Leaving aside the collaboration between Gary Barlow and Andrew Lloyd Webber to honour the Queen’s diamond jubilee celebrations, Rusko & Cypress Hill had the potential to provide the most frighteningly dreadful duet of 2012 – a complete shot-in-the-dark from two acts that usually sit on opposite ends of the spectrum.
Rusko’s typical audience of student partygoers probably aren’t overly familiar with the sounds of Rap legends Cypress Hill, while those who dig the sounds of the West Coast hip-hop group are not stereotypically adoring of dubstep, which sounds more mechanical chunder than lyrical thunder.
That said, good news comes in the shape of this EP not actually being all that bad – both acts seem intent on proving a point with this release and Rusko himself told us that he wanted to create this record in order to “…show people in Middle America what dubstep really is.”
The EP gets off to an expectedly rousing start with “Lez Go”, where both Cypress and Rusko set the tone for the rest of the listen – supercharged dub-hop. Describing themselves as a “party machine like Charlie Sheen…”, Cypress are quick to realise that this is a project to get the clubs bouncing.
And truth be told, that’s exactly what we wanted. Rusko doesn’t possess the melodic mastery of other dance producers, as shown with the fairly pedestrian “Songs” (released earlier this year), while Cypress were never expect to paint the conscious lyrical imagery more akin to a group like The Roots. The two have stuck to what they’re good at and here, for five tracks atleast, it works.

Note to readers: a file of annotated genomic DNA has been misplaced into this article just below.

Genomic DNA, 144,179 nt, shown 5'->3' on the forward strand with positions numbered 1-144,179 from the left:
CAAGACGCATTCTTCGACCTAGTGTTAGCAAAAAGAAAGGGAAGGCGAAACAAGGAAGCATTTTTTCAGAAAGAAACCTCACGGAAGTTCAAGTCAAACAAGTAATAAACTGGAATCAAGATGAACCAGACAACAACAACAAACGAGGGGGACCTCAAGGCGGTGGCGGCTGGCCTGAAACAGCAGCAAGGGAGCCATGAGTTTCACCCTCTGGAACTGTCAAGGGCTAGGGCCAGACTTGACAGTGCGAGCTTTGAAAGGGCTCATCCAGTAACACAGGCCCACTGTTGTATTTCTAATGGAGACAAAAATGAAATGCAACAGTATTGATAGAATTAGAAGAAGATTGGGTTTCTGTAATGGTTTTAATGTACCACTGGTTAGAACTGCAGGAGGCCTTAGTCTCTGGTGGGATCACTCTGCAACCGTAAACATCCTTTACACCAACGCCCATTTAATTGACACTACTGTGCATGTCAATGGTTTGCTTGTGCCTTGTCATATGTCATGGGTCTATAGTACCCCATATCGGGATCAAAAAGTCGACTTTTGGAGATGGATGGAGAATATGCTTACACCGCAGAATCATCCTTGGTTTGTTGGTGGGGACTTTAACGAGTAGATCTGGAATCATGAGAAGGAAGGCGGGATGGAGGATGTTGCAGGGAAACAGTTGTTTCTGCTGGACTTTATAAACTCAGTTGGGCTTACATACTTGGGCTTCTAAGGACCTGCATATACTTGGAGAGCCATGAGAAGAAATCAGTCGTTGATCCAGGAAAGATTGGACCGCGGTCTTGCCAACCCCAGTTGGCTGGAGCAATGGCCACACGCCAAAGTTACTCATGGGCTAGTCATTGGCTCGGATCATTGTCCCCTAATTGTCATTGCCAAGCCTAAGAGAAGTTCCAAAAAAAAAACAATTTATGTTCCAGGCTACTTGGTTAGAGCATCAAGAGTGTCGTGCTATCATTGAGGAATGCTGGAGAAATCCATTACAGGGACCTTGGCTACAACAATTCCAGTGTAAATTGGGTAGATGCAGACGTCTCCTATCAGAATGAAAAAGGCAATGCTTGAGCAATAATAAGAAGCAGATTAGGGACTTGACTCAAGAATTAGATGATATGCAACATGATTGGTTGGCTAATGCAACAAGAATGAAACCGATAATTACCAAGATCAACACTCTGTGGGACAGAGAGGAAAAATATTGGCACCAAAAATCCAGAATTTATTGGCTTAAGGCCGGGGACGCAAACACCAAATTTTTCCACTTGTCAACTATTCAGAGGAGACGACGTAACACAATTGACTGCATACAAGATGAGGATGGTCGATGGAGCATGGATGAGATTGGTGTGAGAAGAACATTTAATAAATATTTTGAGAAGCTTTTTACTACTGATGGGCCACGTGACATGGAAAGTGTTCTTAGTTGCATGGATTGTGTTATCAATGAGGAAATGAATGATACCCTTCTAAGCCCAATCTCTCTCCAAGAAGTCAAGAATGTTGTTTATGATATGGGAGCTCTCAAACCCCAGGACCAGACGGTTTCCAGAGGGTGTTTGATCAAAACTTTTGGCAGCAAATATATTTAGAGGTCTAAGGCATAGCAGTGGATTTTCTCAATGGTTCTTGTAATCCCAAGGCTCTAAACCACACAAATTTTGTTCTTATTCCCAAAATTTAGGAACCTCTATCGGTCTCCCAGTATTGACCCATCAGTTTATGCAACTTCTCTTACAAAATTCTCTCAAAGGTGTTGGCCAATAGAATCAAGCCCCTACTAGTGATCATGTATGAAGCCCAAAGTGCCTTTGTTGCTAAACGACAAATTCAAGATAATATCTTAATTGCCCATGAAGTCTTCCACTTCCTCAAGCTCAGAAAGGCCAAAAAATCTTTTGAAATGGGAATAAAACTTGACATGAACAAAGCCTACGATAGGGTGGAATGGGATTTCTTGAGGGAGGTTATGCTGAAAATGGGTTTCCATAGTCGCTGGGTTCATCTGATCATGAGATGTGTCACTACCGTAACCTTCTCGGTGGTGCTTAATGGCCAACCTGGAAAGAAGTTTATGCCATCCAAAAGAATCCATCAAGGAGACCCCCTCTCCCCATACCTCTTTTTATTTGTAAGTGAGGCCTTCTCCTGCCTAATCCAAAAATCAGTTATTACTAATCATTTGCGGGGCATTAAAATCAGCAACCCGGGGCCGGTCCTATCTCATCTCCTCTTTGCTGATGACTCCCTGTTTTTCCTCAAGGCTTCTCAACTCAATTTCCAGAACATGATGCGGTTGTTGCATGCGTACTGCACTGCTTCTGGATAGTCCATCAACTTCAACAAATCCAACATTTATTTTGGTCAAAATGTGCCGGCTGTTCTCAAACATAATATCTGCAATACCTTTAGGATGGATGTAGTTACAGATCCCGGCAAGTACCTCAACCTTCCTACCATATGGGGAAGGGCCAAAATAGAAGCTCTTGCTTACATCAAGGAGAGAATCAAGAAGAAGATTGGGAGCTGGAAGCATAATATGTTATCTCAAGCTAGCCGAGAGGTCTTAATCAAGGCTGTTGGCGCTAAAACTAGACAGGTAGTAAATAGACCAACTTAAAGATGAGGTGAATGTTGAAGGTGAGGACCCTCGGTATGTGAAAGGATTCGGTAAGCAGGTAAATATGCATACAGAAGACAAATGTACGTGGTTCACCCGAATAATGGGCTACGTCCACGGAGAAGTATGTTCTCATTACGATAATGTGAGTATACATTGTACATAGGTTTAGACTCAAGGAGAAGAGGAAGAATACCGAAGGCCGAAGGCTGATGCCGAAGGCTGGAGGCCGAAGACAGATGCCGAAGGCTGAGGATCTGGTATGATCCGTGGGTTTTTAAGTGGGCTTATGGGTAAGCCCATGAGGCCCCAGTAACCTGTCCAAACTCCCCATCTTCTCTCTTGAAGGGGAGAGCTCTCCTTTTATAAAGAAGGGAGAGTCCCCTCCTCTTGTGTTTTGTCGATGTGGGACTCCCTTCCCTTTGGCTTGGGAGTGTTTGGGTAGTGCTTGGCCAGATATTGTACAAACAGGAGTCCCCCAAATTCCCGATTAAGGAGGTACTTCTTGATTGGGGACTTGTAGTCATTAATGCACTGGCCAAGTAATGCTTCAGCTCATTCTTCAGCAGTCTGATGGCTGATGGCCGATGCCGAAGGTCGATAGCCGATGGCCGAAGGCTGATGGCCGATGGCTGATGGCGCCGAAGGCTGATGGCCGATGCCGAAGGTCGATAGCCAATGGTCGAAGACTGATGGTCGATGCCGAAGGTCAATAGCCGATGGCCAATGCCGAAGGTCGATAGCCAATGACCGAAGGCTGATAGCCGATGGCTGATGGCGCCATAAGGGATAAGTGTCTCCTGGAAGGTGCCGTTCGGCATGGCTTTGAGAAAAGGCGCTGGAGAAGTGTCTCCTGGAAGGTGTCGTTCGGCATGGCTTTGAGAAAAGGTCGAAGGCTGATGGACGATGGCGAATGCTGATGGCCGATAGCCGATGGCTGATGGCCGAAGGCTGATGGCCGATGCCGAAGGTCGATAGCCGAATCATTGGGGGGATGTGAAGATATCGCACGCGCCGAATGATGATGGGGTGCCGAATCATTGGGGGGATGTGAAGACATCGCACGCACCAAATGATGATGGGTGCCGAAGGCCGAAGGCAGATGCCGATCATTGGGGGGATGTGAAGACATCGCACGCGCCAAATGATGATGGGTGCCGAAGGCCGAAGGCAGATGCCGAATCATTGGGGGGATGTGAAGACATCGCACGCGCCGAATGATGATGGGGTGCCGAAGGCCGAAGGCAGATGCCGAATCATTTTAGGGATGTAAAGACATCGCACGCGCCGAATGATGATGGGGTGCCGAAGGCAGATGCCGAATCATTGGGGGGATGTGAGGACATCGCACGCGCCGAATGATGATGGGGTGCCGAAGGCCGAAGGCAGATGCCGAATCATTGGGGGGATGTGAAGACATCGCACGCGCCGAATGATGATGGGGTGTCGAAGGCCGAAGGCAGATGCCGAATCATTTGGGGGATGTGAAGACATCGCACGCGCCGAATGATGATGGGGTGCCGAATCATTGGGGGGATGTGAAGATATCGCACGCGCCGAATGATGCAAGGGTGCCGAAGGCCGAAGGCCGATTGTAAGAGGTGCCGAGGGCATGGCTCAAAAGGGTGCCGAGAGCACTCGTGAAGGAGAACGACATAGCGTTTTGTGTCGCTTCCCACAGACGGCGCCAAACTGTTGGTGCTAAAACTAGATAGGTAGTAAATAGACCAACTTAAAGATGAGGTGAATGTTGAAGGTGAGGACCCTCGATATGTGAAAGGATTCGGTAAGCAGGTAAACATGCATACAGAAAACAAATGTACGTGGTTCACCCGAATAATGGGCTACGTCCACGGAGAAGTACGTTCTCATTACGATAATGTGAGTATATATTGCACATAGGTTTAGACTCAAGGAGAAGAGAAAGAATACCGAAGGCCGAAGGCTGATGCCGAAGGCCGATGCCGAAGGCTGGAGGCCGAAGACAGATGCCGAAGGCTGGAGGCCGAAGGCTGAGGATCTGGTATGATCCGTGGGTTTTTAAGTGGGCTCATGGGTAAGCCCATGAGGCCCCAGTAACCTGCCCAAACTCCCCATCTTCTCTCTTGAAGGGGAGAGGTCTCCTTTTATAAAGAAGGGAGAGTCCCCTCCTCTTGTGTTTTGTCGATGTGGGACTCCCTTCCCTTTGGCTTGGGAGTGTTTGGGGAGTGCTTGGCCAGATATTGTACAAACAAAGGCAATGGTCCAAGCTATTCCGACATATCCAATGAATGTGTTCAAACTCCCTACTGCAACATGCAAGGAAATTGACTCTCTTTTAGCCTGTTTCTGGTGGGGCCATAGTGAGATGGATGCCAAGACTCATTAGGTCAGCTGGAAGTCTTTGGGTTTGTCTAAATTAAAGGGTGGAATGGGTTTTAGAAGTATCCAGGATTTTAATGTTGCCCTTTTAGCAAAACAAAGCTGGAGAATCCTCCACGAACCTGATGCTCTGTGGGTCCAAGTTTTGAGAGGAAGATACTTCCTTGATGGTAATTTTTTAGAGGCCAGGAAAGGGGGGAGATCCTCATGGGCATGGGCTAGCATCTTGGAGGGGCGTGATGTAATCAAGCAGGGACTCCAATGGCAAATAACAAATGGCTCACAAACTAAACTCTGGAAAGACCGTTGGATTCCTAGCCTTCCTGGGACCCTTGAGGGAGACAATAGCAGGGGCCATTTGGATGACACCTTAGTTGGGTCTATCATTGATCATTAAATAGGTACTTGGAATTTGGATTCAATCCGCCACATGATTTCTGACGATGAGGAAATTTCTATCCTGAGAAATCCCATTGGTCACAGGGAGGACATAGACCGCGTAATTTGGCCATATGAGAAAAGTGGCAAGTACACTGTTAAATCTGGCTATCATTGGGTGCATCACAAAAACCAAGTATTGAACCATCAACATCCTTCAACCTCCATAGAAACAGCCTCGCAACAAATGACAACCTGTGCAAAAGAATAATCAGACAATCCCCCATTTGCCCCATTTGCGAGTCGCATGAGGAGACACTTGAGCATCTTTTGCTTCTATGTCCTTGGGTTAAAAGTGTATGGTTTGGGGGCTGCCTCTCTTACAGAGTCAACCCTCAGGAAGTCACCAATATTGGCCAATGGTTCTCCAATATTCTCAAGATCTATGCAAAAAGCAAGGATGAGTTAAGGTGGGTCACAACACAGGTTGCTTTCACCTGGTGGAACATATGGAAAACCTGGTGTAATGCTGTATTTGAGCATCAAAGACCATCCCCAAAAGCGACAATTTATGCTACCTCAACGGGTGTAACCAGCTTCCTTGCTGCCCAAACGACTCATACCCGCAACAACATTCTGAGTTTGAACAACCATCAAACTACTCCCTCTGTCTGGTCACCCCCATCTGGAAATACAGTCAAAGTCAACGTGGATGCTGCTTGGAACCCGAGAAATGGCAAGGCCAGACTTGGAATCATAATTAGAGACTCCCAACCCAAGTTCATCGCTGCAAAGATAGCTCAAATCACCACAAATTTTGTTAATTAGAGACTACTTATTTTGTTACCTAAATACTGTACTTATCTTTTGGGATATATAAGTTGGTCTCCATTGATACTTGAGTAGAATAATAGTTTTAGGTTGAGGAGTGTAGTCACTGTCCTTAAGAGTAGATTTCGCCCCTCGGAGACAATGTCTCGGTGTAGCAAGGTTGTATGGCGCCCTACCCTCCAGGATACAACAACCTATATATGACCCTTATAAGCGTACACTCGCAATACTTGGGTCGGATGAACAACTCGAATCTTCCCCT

The prospect of further work between the two in a full-blown LP doesn’t quite whet the appetite – one or two tracks on the EP can begin to sound laborious and the lyrical content doesn’t dig much deeper than the practice of rolling weed and getting high (“Roll it, Light it” being a particular offender).
But this EP deserves credit for showing that hip-hop and dubstep can function together and on occasion, sound pretty damn good – “Can’t Keep Me Down” featuring Damian Marley is as good as almost any rap track this year, encompassing everything that’s good about the energy of dubstep, the potency of hip-hop and the understated brilliance of Marley himself.
If you were expecting a car-crash 20 minutes of music when this collaboration was announced, you’ll be content when discovering that sonic roadkill wasn’t the end result. Let’s just hope that idiots like Skrillex and Wiz Khalifa don’t choose to buck up and follow suit – no doubt undoing all the good work that Rusko and Cypress have done here.